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8 of 8 people found the following review helpful By Harvey H. Meeker on February 25, 2004
Format: Mass Market Paperback
Magnificat is the ending of the Galactic Milieu trilogy and for the most part the end of the overall series which started in the Saga of the Pliocene Exile and continued in Intervention. This book will be nearly unreadable for those who have not read the previous books in the Galactic Milieu trilogy and it is further recommended that you read the aforementioned series (Saga and Intervention) as well. My review is predicated on having read all of that material.
Having said that, Magnificat is a wonderful conclusion to a great series of books. The only unfortunate part is the ending which is foreshortened because the real ending for many of the characters in this book is actually what happens in the Saga of The Pliocene Exile. Despite this I can't help agreeing with the other reviewer that we could have benefited from a more detailed denouement involving Rogi, the Remillard family and the returned Pliocene Exiles. Some more details to wind us down after the momentous events at the end of the book would have been welcome.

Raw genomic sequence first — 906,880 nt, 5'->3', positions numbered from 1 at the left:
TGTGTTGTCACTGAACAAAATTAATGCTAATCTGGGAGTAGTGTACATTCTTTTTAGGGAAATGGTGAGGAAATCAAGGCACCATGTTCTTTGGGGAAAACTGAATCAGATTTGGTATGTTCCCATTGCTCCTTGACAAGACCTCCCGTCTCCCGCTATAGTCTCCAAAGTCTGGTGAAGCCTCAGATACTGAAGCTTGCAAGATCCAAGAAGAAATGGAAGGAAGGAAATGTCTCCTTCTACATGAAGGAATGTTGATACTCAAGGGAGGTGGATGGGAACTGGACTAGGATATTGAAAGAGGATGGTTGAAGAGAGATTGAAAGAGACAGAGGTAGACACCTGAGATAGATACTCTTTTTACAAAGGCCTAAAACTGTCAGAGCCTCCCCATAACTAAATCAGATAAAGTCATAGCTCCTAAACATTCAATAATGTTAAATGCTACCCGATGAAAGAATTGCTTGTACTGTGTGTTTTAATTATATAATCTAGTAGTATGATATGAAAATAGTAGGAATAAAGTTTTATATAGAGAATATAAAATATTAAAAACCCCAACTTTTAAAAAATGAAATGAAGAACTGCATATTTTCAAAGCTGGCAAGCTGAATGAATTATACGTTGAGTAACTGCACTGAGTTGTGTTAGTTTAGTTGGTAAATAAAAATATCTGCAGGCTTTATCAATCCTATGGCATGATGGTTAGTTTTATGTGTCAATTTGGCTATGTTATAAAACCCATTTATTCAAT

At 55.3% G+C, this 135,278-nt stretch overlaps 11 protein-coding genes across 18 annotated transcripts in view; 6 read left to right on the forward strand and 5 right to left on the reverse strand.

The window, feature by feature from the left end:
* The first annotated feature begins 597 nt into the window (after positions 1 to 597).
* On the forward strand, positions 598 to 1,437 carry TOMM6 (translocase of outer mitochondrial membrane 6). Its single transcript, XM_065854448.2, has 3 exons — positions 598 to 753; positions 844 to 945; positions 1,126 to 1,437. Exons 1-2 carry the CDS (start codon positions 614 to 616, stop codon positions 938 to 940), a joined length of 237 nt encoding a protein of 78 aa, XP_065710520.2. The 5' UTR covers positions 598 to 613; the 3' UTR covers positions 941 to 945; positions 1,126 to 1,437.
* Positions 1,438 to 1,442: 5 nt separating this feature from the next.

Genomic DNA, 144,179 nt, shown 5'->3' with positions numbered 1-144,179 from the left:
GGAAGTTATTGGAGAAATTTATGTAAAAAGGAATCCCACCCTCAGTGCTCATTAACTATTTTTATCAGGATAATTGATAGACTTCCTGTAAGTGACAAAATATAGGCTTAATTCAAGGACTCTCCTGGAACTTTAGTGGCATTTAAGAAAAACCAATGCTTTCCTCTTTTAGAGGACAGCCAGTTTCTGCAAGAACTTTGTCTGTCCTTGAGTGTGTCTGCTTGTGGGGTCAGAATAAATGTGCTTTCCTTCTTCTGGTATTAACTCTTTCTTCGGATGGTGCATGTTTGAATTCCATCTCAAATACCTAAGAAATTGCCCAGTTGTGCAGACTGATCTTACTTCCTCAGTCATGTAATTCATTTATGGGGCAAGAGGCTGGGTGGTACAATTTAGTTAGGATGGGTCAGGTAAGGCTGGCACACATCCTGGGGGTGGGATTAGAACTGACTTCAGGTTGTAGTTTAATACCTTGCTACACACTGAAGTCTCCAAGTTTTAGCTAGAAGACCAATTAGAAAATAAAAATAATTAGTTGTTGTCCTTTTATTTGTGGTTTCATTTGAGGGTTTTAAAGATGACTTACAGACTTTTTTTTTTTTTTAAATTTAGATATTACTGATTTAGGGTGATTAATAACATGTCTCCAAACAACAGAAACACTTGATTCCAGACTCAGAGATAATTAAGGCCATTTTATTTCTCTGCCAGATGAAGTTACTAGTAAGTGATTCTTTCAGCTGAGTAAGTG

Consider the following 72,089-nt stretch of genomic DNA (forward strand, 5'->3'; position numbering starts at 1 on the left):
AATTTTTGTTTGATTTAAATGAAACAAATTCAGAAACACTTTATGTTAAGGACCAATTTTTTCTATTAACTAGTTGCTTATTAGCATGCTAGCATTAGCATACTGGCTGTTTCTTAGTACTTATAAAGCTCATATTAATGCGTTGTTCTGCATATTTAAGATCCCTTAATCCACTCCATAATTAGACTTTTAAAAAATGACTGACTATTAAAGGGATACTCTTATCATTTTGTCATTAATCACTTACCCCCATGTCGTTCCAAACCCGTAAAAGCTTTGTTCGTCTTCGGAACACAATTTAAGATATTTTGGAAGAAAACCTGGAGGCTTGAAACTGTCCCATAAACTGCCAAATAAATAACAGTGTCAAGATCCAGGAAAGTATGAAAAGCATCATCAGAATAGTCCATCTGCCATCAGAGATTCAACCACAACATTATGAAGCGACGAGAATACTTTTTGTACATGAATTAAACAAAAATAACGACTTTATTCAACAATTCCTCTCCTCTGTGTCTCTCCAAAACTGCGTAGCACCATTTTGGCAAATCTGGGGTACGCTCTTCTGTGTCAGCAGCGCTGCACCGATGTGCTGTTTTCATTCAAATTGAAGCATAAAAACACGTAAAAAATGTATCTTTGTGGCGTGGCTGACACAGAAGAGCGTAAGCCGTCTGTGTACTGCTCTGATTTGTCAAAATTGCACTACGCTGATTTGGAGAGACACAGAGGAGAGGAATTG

As it is this book gives us the final disposition of humanities position within the Galactic Milieu, the fate of Marc Remillard, Mental Man and the Metapsychic Rebellion, as well as Jack The Bodiless and Diamond Mask. In addition it resolves the Fury and Hydra plotline. All in all there is a lot happening in this book and it is easy to see why people might be dissatisfied with the conclusion of all these plots in one book. Many writers would have had this book be twice the size, but Julian May manages to not jam too many details into the mix here, maybe to the detriment of the story, but in the end the pacing remains quick and focused.
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4 of 4 people found the following review helpful By David (MessMendel@aol.com) on April 15, 1998
Format: Mass Market Paperback
I had a similar problem with the Pleiocene Saga in that May weaves a rich tapestry of characters and compelling situations, only to cut you off after the climax. This book would profit from a lengthy denoument, something for the reader to savor after making it through the first 8 books. Events at the end do happen too quickly and while the final conflict and resolution is cogent, as always, a deeper satsifaction is lacking. Still, May's universe is extremely well-structured and just a staggeringly brilliant vision of the future. The scope and bredth of her entire body of work is inspiring. Magnificat begins in the same meticulous and careful manner we've come to expect from May. Right about the time that Marc first meets Cyndia, it seems events get a little clumsy and rushed. Still a highly recommended series, and if you've read the first two, you can't stop there.